Last spring I was subjected to an odd pre-emptive attack on the iPad from a techie at a private school that requires its students to lease expensive P.C.s. She forwarded a fierce criticism on the supposed limits of the iPad written by a Windows slappy.
I was targeted for this polemic because of my association with Apple (ADE ’09) and because parents at her school were wondering out loud whether or not they might be spared about $2500.00 in cost by substituting an iPad instead for the required P.C.
At the time I fired back a snippy reply saying that the comparison was apples (pun intended) and oranges-- What the school should do, I said, was save parents $2000 and outfit students with a vastly superior MacBook.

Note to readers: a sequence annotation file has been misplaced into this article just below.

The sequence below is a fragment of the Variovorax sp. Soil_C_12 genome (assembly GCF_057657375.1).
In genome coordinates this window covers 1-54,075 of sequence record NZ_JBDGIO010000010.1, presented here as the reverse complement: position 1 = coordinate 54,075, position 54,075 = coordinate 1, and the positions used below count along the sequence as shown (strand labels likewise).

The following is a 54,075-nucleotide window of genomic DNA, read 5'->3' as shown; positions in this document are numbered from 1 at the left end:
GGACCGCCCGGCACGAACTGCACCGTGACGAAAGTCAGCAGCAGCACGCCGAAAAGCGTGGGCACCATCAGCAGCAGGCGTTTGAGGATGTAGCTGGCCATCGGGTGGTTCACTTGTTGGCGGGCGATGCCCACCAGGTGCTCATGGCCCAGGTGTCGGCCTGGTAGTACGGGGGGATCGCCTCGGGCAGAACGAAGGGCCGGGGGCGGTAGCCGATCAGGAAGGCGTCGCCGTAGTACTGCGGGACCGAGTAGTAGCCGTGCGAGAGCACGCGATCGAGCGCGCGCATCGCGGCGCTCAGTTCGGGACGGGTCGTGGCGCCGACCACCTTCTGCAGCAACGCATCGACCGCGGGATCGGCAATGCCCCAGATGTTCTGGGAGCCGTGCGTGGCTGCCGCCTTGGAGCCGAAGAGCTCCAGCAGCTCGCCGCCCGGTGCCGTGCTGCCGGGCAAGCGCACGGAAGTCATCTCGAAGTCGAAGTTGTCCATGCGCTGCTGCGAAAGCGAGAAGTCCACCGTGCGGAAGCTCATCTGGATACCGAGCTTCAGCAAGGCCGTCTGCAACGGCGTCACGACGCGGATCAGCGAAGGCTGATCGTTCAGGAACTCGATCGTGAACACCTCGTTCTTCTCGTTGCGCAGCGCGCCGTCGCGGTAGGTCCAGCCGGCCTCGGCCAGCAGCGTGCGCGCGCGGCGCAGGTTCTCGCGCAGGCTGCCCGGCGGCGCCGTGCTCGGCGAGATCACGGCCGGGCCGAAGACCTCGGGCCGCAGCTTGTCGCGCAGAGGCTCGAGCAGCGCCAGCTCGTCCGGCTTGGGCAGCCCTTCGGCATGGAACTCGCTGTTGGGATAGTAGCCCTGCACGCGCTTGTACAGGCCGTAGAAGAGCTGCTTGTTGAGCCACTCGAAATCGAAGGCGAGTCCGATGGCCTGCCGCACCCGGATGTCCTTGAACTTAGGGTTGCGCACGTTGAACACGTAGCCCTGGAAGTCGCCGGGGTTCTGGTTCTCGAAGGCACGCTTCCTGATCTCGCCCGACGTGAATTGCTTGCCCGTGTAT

But now I admit I was wrong . . . The iPad is superior to laptops in ways that I had not appreciated. In fact, I have seen them used heavily in favor of Macbooks by Apple educators, some who reported that their MacBook Pros had almost fallen into relative disuse. So what are the advantages of an iPad over laptops?
The iPad is lighter, smaller, and cheaper than laptops.
The 3g model allows almost ubiquitous connectivity.
Its ease of use is identical to its incredibly popular cousins-- the iPhone and the iPod Touch.
It has a beautiful presentation of most forms of media.
For many users, its basic functions satisfy all the needs of their current computer use.
Most importantly, third parties are writing ingenious apps for the device every day, pushing the envelope of its usefulness.
Now, admittedly this is an unabashedly biased take on the iPad. However,my point is not that schools should be staking their curricular futures on this or any device.
The Baker position is this: Connectivity rules, not machines. Instead of investing vast sums of $$$ in machines that are outdated shortly after they arrive, plow more into wi-fi and professional development. Get the community of learners on the grid and let connectivism do the rest.